Cloud Dancer
Freeflying Seminar
World Freefall Convention at Quincy August 3, 1997
Speakers: Peter Raymond and Tony Uragallo
Seminar Notes by Tamara Koyn


The following material does not necessarily represent my opinions and represents my best effort to capture the material actually presented in the seminar. I do not guarantee that it is error free.

When transitioning from a sit position to a head-down position, get rid of the knees. In other words, if the knees are still forward when you get head-down from the chair position, you will backslide. Get your legs apart.

The head-down Daffy falls slower but it is harder to learn. In the head-down Daffy, the legs (positioned with one forward and the other backwards) are out of the burble of the arms.

When first practicing the head-down positions, face 90 degrees to the line of flight.

A freefly instructor may take a freefly student on an AFF head-down exit during which he holds the 3-ring covers of the student's harness and flies the formation into a head-down orientation. If the student's position is correct, the instructor nods, "Yes." If the student's position is incorrect, the instructor nods, "No."

When initially learning the head-down position, it is harder to learn it with the arms extended in the relative wind. When you have more different surface areas exposed, it is harder to determine which surface areas control which aspects of your flight path. When initially learning the head-down position, start without any surface area exposed to the windflow. Go into a no-lift dive and feel yourself get sucked into the vacuum. Be relaxed, insuring that no surface areas are exposed. Close your eyes. Insure that there is no air on your chest nor on your back. Open your eyes and look at the horizon. Putting your head back causes you to arch. Putting your head forward causes you to dearch. This practice will take a few skydives.

When you put your arms out, you will have to resist the natural tendency of arching.

Once you can feel the position, look for someone to sit or stand for you so you can practice relative flight in the head-down position. They need to be steady in their sit or standing position. During his first head-down relativity dives, Tony found it difficult to figure out whether his partner was above him or below him.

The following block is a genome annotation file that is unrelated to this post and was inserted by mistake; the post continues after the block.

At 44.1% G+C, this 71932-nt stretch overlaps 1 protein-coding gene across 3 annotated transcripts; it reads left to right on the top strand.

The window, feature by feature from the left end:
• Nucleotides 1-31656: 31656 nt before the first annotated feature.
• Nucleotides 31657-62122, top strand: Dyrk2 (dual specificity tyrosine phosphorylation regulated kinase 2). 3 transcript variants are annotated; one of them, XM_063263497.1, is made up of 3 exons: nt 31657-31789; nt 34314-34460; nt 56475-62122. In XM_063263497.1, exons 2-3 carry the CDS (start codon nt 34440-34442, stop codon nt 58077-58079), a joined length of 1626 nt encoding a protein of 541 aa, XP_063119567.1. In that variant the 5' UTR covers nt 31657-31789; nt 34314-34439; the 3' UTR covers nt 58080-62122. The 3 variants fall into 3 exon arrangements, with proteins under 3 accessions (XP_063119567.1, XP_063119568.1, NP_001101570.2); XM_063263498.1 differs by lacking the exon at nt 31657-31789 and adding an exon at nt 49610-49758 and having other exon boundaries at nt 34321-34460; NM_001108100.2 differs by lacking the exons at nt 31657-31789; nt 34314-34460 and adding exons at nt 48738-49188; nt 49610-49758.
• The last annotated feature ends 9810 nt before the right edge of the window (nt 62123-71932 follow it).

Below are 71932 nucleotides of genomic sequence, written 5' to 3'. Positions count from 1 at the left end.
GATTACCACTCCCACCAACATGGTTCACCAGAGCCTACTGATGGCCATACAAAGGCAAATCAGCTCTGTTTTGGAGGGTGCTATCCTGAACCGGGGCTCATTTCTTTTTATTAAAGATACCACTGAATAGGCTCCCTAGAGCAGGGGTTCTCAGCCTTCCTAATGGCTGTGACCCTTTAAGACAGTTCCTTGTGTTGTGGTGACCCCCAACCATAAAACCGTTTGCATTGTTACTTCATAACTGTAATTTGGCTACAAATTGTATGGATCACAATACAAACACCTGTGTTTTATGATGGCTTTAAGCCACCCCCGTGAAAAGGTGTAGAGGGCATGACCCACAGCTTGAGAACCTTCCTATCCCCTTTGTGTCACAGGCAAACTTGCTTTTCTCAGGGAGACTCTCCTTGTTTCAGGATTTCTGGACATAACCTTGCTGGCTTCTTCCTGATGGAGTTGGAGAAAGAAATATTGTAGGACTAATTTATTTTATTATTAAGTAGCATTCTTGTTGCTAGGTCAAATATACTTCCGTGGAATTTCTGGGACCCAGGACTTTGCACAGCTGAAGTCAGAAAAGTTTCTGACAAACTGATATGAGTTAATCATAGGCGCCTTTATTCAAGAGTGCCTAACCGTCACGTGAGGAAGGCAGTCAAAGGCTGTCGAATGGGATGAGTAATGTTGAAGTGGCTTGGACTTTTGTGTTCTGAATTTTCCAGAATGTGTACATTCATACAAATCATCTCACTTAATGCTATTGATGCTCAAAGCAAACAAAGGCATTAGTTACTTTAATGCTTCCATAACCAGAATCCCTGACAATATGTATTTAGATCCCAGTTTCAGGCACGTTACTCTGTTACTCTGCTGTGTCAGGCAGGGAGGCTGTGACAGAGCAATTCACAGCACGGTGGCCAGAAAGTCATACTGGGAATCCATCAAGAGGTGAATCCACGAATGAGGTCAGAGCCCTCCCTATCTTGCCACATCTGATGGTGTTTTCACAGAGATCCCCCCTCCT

Use your legs for controlling your fallrate. If you try to use both your arms and your legs for fallrate control, you may be fighting yourself and be making no progress. You should add the use of another body part only when you need it--Only then you are making progress.

In the head-down position, you can translate farther and faster than you can while headup. When headup, you can only get your legs so much in front of you before you fall backwards. With a baggy freefly suit, sit flying is more difficult than head-down flying. When you're headup (in a chair position) and you want to move forward, think of doing a leg curl (i.e., like pushing your calves down against a bar). You are using both your stomach and leg muscles.

Freeflyers who fly relaxed tend to have a faster fallrate. They also tend to fall in good proximity because their relaxed bodies tend to deflect the air less.

Break-off 2-ways at 4,000 feet and allow time to carve away slowly into a flat position.

The fallrate is 50% faster in freeflying.

Monkey formation--With both partners head-down, one partner is docked onto the back pack of the partner in front.

Keep your "personal noise," i.e., extraneous body movements not needed to accomplish the dive task, to a minimum.

If you're going to fall out of position tuck and roll. Throw everything out again to stop. When actually doing transitions, do them slowly. Take almost a full second to perform the transition. Faster transitions make your video look bad when you are flying camera.

If there is tension, do not hang onto grips. Tension, when a formation is ripping apart, can cause flyers to go flat.

Don't get on big ways too fast--It's too easy for a novice head-down flyer to go flat from the head-down position underneath another head-down flyer. When you are participating in Big Ways, it's important to have discipline and not try to do "cool" stuff.

Pointers for the beginner--Because you slide around a good deal, practice your freefall exercises facing 90 degrees to jumprun. Even after you open your canopy, continue to face 90 degrees to jumprun until everyone is open.

Whether freeflyers exit first or last is a topic of a long debate. You should observe that you maintain the forward speed of the aircraft longer and you have less exposure to freefall drift. When exiting first, the RW group after you may end up straight above you at opening.

Your body already knows how to fly. It's your brain that stops you.

Cloud Dancer
© Copyright 1997. Tamara Koyn. All Rights Reserved.